Abu Dhabi's nuclear dream to get Japanese briefing

The nuclear commissioner in Japan brings the UAE's nuclear authorities advice.

The German chancellor Angela Merkel accepts a report from Klaus Toepfer, the chairman of the Safe Energy Supply Ethics Commission, left, and Matthias Kleiner, the co-chairman, right. Germany is the first major industrialised power to agree to abandon nuclear power by 2022. John MacDougall / AFP
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A member of Japan's nuclear commission is to meet officials in Abu Dhabi tomorrow as the future of nuclear energy returns to the spotlight after Germany's decision to end its use of atomic power by 2022.

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Japan is still trying to contain radiation from the crisis at the Fukushima Daiichi power plant that was triggered by an earthquake and tsunami in March. The government is preparing to pay millions of dollars of compensation to people affected by the crisis at the plant.

The episode has triggered a global rethinking of the safety of nuclear energy, and yesterday Germany became the biggest economic power to commit itself to giving up on nuclear power, announcing a phasing out of its plants over the next decade.

The UAE is eager to learn from Japan as the Emirates embarks on a US$20 billion (Dh73.46bn) plan to begin producing nuclear power by 2017 using reactors on the coast of the Western Region.

Akira Omoto, a member of Japan's atomic energy commission, the country's nuclear regulator, is to share information about the Fukushima disaster with officials at the separate headquarters of Emirates Nuclear Energy Corporation (Enec), the Abu Dhabi Government-owned company building the UAE's reactors, and the Federal Authority for Nuclear Regulation, the UAE's independent watchdog agency.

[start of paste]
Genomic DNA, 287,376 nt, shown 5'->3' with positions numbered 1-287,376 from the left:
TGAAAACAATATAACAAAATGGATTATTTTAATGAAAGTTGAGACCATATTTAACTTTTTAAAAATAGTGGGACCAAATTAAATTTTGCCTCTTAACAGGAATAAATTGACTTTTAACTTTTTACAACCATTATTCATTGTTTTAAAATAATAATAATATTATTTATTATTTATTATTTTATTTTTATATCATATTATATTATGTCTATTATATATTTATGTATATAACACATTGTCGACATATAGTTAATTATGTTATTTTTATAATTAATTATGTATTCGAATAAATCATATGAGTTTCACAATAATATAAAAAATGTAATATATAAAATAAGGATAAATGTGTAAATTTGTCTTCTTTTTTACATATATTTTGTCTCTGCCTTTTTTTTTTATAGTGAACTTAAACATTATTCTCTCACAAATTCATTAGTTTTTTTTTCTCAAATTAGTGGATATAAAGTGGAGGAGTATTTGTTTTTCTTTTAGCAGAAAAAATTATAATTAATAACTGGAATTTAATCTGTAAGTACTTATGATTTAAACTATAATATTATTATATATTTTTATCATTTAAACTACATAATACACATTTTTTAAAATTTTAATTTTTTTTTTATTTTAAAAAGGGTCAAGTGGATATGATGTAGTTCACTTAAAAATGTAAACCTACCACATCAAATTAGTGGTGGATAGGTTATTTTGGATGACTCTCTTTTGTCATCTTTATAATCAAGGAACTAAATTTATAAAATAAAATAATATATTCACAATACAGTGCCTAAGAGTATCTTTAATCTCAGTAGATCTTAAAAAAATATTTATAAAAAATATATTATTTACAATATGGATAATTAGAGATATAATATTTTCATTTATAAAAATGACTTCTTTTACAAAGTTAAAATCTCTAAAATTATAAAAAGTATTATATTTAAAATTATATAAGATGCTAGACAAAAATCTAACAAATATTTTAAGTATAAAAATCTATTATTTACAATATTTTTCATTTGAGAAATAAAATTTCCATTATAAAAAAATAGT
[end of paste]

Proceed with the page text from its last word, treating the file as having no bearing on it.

Last month, the nuclear regulator instructed Enec to submit the lessons it learnt from the Japanese crisis, and Enec officials say they are already revisiting matters such as how long to cool spent fuel in water in light of the events in Japan.

"It is a very important thing to share as early as possible to take into account both currently operating power plants and also nuclear power plants that are currently under construction," said Yanko Yanev, the head of the nuclear knowledge management unit at the International Atomic Energy Agency, the global nuclear watchdog based in Vienna. "Of course they will have to revisit the different safety components of the project, as all countries are doing now."

The UAE and other nations are keen to open nuclear plants even as western countries are closing such facilities or reviewing their use of them to appease fears sparked by the Fukushima crisis.

Yesterday, legislators in Germany confirmed that the country's 17 nuclear power plants would be shut down by 2022. Switzerland is to give up nuclear power by 2034, despite the high cost of replacing it, and all of the EU's 143 nuclear plants are to undergo stress tests starting tomorrow.

Those developments reflect a shift in the global nuclear industry, said Dr Ken Petrunik, Enec's chief programme officer.

"The growth rate [in countries in the Organisation for Co-operation and Development] will roughly match the plants being decommissioned," Dr Petrunik said during a presentation on nuclear power last month. "The nuclear renaissance will occur in countries like China, India and Russia, where they have strong demand growth.

"They will have to take more risks, and they will have to build their plants on time and on budget."

In the Gulf region, Saudi Arabia, Qatar and Kuwait are in the early stages of planning civil nuclear programmes.

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Saudi Arabia should not back away from nuclear power because of the disaster at the Fukushima plant, the head of the kingdom's electricity regulator said at a conference in Dubai yesterday.

Improved safety measures may make future nuclear power plants more expensive but would be worth the investment to meet growing electricity demand in the kingdom, said Dr Abdullah al Shehri, the governor of the kingdom's electricity authority. Saudi Arabia's installed electricity generating capacity will need to more than double from today's 52 gigawatts to 120GW by 2032, Dr al Shehri said.

"The ship Titanic . was designed with all the safety measures for a ship. And it failed," he said. "Japan gives us insight into looking at the safety measures rather than whether we should pursue nuclear power or not. What happened was worse than the worst case that we expected. What we can do is improve the safety measures. It will add to the cost - but I think nuclear power can be used throughout the world."